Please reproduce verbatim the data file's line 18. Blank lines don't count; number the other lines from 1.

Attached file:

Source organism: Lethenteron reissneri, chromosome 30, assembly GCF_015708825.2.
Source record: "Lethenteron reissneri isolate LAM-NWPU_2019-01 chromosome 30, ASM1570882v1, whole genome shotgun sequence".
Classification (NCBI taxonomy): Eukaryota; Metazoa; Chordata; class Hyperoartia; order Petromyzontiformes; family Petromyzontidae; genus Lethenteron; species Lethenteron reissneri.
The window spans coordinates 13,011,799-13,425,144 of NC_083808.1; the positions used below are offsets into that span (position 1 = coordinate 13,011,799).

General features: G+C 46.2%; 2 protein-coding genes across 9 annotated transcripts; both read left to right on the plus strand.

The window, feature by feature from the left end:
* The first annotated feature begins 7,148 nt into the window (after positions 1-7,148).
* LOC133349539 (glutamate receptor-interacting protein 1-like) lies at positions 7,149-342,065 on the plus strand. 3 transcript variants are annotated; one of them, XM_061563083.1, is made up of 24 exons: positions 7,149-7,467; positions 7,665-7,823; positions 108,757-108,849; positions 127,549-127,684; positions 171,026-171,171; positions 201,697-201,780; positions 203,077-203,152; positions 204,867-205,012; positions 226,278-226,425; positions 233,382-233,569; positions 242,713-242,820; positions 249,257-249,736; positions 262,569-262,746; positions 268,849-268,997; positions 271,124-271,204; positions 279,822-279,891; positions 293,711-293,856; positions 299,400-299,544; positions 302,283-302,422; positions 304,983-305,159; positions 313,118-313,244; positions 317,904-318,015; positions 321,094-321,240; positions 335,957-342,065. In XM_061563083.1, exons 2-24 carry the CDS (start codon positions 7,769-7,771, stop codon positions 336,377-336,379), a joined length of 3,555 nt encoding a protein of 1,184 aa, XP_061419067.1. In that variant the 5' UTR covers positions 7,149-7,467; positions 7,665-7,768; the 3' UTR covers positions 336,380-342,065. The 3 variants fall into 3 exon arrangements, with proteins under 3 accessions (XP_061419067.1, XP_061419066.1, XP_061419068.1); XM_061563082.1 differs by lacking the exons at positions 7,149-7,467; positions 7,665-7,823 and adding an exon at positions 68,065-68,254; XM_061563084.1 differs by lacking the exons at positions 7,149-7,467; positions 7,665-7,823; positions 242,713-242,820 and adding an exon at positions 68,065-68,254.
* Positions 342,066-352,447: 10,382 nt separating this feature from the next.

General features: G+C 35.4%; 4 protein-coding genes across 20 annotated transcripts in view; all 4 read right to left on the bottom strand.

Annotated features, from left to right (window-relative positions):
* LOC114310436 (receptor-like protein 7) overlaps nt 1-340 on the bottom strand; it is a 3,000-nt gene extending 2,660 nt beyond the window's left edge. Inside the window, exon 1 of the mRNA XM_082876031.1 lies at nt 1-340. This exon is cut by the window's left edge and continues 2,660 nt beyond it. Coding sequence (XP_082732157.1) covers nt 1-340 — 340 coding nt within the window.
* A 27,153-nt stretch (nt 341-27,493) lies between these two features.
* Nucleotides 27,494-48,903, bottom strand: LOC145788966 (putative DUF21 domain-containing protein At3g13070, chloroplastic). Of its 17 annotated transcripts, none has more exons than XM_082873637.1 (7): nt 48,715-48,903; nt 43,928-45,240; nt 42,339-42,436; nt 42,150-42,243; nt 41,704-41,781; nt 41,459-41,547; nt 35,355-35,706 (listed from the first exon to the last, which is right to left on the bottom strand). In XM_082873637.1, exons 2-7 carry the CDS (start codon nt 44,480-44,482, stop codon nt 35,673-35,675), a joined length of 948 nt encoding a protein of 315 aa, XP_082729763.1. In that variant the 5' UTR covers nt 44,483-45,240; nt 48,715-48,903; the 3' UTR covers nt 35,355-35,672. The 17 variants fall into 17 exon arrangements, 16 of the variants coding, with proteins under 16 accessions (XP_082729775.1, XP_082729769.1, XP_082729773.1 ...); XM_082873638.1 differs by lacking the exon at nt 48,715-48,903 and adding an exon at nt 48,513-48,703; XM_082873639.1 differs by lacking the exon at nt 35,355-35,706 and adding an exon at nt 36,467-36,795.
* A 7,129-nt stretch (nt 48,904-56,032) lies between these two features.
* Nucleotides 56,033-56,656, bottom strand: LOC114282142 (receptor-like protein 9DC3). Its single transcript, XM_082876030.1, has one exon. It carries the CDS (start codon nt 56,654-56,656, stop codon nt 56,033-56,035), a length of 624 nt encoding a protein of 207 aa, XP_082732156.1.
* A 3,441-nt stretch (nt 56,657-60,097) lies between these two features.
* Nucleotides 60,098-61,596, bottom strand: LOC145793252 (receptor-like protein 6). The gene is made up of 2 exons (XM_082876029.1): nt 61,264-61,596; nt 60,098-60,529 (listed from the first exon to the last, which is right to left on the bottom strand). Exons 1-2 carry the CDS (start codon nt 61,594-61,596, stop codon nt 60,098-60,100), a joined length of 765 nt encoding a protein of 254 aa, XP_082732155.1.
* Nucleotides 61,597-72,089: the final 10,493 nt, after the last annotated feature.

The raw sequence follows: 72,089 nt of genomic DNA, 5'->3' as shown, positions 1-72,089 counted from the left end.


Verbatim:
* Nucleotides 60,098-61,596, bottom strand: LOC145793252 (receptor-like protein 6). The gene is made up of 2 exons (XM_082876029.1): nt 61,264-61,596; nt 60,098-60,529 (listed from the first exon to the last, which is right to left on the bottom strand). Exons 1-2 carry the CDS (start codon nt 61,594-61,596, stop codon nt 60,098-60,100), a joined length of 765 nt encoding a protein of 254 aa, XP_082732155.1.